• Bunter Spargelsalat

    Spargel schälen, in mundgerechte Stücke schneiden und kochen
    Gelbe Paprika
    Frische Gurke
    Nüsse, z.B. Walnuss
    Pro Person ein hartgekochtes Ei
    Räuchertofu in Stücke schneiden und anbraten

    Dressing: Olivenöl, weißer Balsamico, Salz, Pfeffer, evtl. noch etwas Orangensaft.

    Die Zutaten in mundgerechte Stücke schneiden. Menge je nach Bedarf. Die Kombination von Spargeln und Erdbeeren gibt es nur ein paar Wochen im Jahr. Das ist ein Fitnesssalat, erfrischend und sättigend. Wer keinen Tofu mag, könnte ihn mit Garnelen oder Fleisch ersetzen. Copyright liegt bei mir 🙂

  • The Boredom Game

    In the 70s, children’s playgrounds were different from today. They were more inviting to hang out and think of things to do. Near our house in the development area, there were two large new playgrounds. One was built as a fort. Rough beams of dark wood framed it. While long-haired teenage girls or boys in their bell-bottom jeans sat on the benches next to boom boxes, trying to look cool while smoking cigarettes, we ran around, balancing over the fort and jumping off the edge into the soft sand as if it was a jump from the two-meter board at a pool. On the other playground, there was a wooden Indian tent where we found shelter when it rained. When we couldn’t think of anything else to do, we played the Boredom Game. I invented it. In the sand zone there was a row of rough beams arranged in the shape of a corner and there were three cement cubes. It was a construction that we didn’t know what it was for. The generosity of the arrangement somehow reminded me of a seating area in a living room. I still remember the sequence of movements. Stepping on one cement cube, climbing onto the beam (at best without using your hands), balancing along the row of beams for three meters, then the bend to the right and balancing another three meters. Jumping on the first cement cube, jumping on the second cement cube, never touching the sand, the abyss, the sea. Jump on the third cement cube, then back onto the beam and the round starts again. If you fall off, you’re out.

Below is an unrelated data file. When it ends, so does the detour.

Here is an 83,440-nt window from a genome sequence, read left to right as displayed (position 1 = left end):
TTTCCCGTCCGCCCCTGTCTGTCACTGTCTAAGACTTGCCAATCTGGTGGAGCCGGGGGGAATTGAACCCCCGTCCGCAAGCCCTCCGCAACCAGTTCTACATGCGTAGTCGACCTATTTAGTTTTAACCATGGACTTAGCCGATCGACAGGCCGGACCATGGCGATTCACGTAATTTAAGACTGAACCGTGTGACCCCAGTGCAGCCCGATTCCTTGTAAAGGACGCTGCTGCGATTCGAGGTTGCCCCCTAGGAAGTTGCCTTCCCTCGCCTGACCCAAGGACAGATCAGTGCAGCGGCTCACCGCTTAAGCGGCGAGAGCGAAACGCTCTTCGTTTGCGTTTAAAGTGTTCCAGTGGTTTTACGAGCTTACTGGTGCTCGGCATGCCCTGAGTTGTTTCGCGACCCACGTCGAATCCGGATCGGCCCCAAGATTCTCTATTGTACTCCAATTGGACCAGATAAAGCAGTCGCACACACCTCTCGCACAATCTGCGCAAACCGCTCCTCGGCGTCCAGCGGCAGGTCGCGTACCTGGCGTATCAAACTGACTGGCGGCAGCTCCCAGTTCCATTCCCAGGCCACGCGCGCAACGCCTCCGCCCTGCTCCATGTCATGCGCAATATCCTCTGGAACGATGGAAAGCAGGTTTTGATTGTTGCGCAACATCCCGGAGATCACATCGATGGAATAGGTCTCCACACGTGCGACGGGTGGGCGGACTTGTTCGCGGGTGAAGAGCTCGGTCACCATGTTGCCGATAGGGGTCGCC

Decades later, an elementary school teacher told me that these games had a tremendous impact on children’s language development, and that today, as children spend more and more time with electronic devices and learn less and less to move their bodies skillfully, they are often unable to develop their language properly. Back then, we didn’t know how important it was for us to train our bodies, to let boredom take over, and to organize the afternoons ourselves until it was time to go home – at the latest when the lanterns began to shine.